New-Line accepts inputs: -strIN for input string and -char for seperator
-sColor for the string color, and -uColor for the underline color. Only
the -strIn is required. The others have the following default values:
-char: =, -sColor: Yellow, -uColor: darkYellow
Example:
New-Line -strIN "Hello world"
New-Line -strIn "Morgen welt" -char "-" -sColor "blue" -uColor "yellow"
New-Line -help
"@
$local:helpText
break
} #end New-Line help

$strLine= $char * $strIn.length
Write-Host -ForegroundColor $sColor $strIN
Write-Host -ForegroundColor $uColor $strLine
} #end New-Line function

Function Get-Whatif()
{
"what if: Perform operation create GPO $gpoName in domain $domain"
exit
} #end Get-Whatif

Function New-GPO()
{
$error.clear()
$gpm = new-object -comobject GPMgmt.gpm
$constants = $gpm.getConstants()
$gpmDomain = $gpm.getDomain($domain,$null, $constants.UseAnyDC)

$gpmGPO = $gpmDomain.CreateGPO()
$gpmGPO.DisplayName = $gpoName

if($error.count -ne 0)
{
$GPMGPO.Delete()
New-Line -strIN "An error occurred creating $gpoName" -scolor red
"The error was $($error.categoryInfo)"
}
else
{
Write-host "Created GPO $($gpmGPO.displayname)"
}

} #end New-GPO

# Entry Point

if($help) { Get-HelpTopic }
if($examples) { Get-HelpTopic }
if($full) { Get-HelpTopic }
if($whatif) { Get-Whatif }
if($paramMissing) { "GPO name is required" ; Get-HelpTopic }
if($gpoName) { New-GPO }
 


The CreateGPO.ps1 is written in the same style as the other GPO scripts we have seen this week. Please refer to the articles from Monday and Tuesday to see information about the command-line parameters and the help function.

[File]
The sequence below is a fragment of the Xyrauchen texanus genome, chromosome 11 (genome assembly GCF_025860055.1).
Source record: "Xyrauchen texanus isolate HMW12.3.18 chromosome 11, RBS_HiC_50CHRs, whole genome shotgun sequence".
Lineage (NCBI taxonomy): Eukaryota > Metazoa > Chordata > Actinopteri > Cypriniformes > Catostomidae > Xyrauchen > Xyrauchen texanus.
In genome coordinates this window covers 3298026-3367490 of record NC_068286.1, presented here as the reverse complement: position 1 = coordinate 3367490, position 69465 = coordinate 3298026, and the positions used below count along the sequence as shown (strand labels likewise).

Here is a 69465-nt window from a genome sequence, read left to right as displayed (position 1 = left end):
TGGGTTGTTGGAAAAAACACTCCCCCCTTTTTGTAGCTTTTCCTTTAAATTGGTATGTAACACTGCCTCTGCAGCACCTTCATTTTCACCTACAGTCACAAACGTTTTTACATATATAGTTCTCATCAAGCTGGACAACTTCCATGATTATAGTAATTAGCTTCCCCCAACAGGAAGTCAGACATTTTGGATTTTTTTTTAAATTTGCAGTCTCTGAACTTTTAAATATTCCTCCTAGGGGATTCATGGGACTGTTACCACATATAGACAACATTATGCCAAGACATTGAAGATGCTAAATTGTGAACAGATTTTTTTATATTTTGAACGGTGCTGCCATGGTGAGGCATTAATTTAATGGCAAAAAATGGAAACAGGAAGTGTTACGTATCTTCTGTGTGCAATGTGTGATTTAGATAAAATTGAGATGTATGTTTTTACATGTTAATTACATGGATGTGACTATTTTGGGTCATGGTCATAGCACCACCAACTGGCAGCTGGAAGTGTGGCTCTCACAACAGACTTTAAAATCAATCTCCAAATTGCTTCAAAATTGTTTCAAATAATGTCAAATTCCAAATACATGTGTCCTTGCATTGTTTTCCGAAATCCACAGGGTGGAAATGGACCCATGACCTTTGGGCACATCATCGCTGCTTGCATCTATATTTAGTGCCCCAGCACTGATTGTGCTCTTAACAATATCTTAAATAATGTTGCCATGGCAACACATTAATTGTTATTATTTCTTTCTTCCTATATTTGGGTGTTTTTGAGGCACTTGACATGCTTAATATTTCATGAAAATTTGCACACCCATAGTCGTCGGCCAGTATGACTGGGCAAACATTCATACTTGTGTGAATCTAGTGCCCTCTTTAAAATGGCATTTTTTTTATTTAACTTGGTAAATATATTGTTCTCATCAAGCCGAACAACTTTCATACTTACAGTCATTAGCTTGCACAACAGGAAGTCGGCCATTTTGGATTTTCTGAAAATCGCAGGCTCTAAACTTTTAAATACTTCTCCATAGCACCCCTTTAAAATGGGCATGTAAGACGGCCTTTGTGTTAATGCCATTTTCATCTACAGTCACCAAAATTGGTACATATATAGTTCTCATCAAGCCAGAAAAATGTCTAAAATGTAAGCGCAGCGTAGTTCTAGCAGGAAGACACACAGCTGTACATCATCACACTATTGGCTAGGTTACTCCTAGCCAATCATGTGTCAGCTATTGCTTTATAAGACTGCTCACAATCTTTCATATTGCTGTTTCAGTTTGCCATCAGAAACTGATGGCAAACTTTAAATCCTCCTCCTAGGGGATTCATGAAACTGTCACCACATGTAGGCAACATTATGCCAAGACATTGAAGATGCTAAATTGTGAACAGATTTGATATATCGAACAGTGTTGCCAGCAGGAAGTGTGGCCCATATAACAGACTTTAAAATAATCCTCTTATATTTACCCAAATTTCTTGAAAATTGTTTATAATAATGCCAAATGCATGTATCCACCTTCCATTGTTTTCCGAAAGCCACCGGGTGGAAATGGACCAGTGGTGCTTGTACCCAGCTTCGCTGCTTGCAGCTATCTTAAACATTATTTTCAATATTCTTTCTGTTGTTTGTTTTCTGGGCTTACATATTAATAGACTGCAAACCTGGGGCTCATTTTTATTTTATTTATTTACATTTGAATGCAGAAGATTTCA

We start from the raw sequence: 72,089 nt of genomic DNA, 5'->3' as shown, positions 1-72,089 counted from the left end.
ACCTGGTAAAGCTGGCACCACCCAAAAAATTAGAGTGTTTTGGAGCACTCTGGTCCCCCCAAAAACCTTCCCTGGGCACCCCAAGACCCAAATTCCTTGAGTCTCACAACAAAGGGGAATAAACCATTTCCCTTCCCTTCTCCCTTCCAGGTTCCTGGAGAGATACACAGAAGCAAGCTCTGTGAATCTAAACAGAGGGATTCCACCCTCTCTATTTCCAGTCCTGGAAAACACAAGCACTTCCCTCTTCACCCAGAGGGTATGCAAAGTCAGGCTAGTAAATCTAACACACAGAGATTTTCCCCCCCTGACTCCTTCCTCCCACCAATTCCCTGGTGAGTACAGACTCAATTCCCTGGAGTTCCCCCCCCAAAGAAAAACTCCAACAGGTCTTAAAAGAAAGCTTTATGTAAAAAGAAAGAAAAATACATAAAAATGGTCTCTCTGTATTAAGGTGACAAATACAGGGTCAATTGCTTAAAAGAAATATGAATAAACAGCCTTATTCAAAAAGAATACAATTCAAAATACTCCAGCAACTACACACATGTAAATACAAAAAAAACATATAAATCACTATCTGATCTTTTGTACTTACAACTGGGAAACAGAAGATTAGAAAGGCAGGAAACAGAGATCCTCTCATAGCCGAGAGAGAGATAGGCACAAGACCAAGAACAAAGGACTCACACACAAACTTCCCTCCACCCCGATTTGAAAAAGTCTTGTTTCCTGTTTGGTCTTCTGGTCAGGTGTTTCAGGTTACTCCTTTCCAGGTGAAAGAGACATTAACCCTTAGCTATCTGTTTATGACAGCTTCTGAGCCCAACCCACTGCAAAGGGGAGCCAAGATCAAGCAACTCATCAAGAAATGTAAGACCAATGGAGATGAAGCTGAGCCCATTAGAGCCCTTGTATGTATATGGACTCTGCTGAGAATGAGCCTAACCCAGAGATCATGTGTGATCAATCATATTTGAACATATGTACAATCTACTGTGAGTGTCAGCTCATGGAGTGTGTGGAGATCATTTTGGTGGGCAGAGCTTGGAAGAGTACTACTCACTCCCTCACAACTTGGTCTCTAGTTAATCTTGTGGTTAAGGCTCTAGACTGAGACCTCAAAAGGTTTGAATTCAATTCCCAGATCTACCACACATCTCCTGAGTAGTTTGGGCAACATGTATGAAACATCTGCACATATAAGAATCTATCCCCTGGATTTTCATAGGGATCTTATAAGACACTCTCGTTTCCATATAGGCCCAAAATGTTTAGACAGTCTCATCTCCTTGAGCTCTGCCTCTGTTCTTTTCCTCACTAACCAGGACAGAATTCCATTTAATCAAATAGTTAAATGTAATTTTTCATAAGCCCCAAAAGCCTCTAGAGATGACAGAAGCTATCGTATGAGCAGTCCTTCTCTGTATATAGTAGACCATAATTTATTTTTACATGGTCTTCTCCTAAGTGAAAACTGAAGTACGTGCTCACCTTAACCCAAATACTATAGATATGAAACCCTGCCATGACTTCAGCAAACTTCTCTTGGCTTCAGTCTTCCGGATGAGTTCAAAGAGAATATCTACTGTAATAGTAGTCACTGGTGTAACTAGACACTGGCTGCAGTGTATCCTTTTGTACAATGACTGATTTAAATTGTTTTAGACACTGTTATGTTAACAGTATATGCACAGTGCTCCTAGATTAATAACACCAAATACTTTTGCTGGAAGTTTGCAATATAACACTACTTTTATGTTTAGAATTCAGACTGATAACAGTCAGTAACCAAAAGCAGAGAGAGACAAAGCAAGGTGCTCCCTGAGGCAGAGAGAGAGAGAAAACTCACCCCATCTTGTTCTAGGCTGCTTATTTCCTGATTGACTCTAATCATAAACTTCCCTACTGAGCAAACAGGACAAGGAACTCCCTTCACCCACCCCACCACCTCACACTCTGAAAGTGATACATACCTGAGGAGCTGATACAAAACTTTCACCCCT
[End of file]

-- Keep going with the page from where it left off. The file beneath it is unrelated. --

After we get past the command-line parameters and the help function, the next function to talk about is the Get-Whatif function, which tells us what the script will do after you have configured the parameters. An example of running the script with whatif is seen here:

CreateGPO.ps1 -gpoName "SetScreenSaverTimeout" -domain "nwtraders.com –whatif

When the above command is typed, it displays what if: Perform operation create GPO SetScreenSaverTimeout in domain nwtraders.com. This is useful not only because it will give you confidence about what the command will actually do, but also because it will give troubleshooting help. This is because it lets you know which values have been received for which parameters. The Get-Whatif function basically prints out a string and the values that are supplied to the $gpoName variable and the $domain variable. Both of these variables obtain their value from the command line when the script is launched; however,. by default the $domain variable is obtained by reading the environmental variable userDNSDomain off the environmental drive. The Get-Whatif function is seen  here:

Function Get-Whatif()
{
"what if: Perform operation create GPO $gpoName in domain $domain"
exit
} #end Get-Whatif

The main portion of the script is the New-GPO function. The first thing we do is create an instance of the GPMgmt.gpm object. We can use this object if the Group Policy Management Console is installed. For Windows Vista with SP1, you will need to install RSAT. Here is the line of code that creates the GPMgmt.gpm object:

$gpm = new-object -comobject GPMgmt.gpm

The next thing we need to do is to use the GetConstants method, which returns the constants and their associated values to use with the GPMgmt.gpm object. All the constants and their values are seen in Table 1.




































































































































































































































Table 1 Group Policy Management API constant values
Constant Value

permGPOApply


65536